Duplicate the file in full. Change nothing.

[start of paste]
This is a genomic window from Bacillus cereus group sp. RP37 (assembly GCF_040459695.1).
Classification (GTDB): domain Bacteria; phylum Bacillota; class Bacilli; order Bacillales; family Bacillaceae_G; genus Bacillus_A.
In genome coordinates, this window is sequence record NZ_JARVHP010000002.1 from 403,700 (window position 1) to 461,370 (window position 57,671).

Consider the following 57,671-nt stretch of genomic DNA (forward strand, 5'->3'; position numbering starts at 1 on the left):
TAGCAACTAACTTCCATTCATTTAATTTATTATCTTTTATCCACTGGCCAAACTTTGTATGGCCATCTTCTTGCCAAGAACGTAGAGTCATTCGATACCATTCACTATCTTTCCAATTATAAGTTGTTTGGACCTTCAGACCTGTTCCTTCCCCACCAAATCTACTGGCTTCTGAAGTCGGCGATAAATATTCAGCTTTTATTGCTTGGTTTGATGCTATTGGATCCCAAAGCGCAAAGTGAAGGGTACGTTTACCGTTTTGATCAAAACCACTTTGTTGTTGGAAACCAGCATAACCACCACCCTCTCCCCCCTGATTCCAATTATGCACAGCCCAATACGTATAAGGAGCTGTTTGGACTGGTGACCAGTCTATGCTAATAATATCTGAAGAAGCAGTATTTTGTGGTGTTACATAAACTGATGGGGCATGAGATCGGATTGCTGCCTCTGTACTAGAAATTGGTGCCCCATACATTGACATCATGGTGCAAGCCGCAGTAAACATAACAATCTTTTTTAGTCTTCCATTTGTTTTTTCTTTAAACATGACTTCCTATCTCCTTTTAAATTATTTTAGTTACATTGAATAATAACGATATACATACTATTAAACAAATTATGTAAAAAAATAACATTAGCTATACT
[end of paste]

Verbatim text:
This is a genomic window from Bacillus cereus group sp. RP37 (assembly GCF_040459695.1).
Classification (GTDB): domain Bacteria; phylum Bacillota; class Bacilli; order Bacillales; family Bacillaceae_G; genus Bacillus_A.
In genome coordinates, this window is sequence record NZ_JARVHP010000002.1 from 403,700 (window position 1) to 461,370 (window position 57,671).

Consider the following 57,671-nt stretch of genomic DNA (forward strand, 5'->3'; position numbering starts at 1 on the left):
TAGCAACTAACTTCCATTCATTTAATTTATTATCTTTTATCCACTGGCCAAACTTTGTATGGCCATCTTCTTGCCAAGAACGTAGAGTCATTCGATACCATTCACTATCTTTCCAATTATAAGTTGTTTGGACCTTCAGACCTGTTCCTTCCCCACCAAATCTACTGGCTTCTGAAGTCGGCGATAAATATTCAGCTTTTATTGCTTGGTTTGATGCTATTGGATCCCAAAGCGCAAAGTGAAGGGTACGTTTACCGTTTTGATCAAAACCACTTTGTTGTTGGAAACCAGCATAACCACCACCCTCTCCCCCCTGATTCCAATTATGCACAGCCCAATACGTATAAGGAGCTGTTTGGACTGGTGACCAGTCTATGCTAATAATATCTGAAGAAGCAGTATTTTGTGGTGTTACATAAACTGATGGGGCATGAGATCGGATTGCTGCCTCTGTACTAGAAATTGGTGCCCCATACATTGACATCATGGTGCAAGCCGCAGTAAACATAACAATCTTTTTTAGTCTTCCATTTGTTTTTTCTTTAAACATGACTTCCTATCTCCTTTTAAATTATTTTAGTTACATTGAATAATAACGATATACATACTATTAAACAAATTATGTAAAAAAATAACATTAGCTATACT